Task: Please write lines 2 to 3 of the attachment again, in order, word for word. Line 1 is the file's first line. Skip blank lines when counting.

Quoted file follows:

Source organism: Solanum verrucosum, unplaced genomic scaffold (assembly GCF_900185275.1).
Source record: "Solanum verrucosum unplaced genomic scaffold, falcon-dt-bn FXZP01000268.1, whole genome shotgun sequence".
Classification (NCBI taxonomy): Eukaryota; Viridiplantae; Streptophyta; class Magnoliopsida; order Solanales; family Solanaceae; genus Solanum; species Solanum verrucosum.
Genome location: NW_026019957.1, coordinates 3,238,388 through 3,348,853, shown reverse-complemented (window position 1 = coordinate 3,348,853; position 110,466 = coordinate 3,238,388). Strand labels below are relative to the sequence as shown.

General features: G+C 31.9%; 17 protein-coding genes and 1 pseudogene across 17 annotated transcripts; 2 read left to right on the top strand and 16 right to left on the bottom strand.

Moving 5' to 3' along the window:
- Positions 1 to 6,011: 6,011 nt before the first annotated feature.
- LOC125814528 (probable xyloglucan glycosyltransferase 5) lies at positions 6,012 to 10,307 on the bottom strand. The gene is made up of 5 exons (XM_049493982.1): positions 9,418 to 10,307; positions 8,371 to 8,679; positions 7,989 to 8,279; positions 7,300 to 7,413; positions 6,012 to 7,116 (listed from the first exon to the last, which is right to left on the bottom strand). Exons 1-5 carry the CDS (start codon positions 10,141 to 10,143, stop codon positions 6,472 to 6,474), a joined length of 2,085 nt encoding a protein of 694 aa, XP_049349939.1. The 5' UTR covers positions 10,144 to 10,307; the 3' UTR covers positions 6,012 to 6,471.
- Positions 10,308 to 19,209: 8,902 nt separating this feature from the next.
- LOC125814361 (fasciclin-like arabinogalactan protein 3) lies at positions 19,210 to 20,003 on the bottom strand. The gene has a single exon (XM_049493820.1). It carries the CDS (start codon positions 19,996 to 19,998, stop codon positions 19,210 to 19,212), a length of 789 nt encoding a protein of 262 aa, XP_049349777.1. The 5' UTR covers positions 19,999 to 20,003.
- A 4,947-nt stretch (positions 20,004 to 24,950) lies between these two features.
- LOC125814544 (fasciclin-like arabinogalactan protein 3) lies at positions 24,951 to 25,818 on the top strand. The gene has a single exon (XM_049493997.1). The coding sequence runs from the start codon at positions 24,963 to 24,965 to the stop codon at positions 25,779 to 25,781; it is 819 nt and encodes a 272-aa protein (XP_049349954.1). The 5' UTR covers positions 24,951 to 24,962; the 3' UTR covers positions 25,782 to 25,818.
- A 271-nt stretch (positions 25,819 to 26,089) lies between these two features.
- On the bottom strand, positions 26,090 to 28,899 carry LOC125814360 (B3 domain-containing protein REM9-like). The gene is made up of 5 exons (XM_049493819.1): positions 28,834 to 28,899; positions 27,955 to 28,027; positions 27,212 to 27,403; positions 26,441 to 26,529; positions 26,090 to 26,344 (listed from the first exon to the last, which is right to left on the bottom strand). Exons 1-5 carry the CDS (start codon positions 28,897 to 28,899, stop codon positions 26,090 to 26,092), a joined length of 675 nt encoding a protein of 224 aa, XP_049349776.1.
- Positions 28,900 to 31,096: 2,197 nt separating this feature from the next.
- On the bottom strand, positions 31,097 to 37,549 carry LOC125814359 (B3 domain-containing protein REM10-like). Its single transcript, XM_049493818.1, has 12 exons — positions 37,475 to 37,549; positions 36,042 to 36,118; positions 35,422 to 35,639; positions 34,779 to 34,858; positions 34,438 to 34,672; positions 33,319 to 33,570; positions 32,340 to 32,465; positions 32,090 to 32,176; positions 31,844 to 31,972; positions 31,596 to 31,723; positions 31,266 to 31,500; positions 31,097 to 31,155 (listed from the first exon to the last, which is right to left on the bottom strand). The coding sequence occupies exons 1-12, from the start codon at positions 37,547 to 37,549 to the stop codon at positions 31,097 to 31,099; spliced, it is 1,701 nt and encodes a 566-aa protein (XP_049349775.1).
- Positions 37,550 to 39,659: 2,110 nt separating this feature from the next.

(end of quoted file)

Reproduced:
Source record: "Solanum verrucosum unplaced genomic scaffold, falcon-dt-bn FXZP01000268.1, whole genome shotgun sequence".
Classification (NCBI taxonomy): Eukaryota; Viridiplantae; Streptophyta; class Magnoliopsida; order Solanales; family Solanaceae; genus Solanum; species Solanum verrucosum.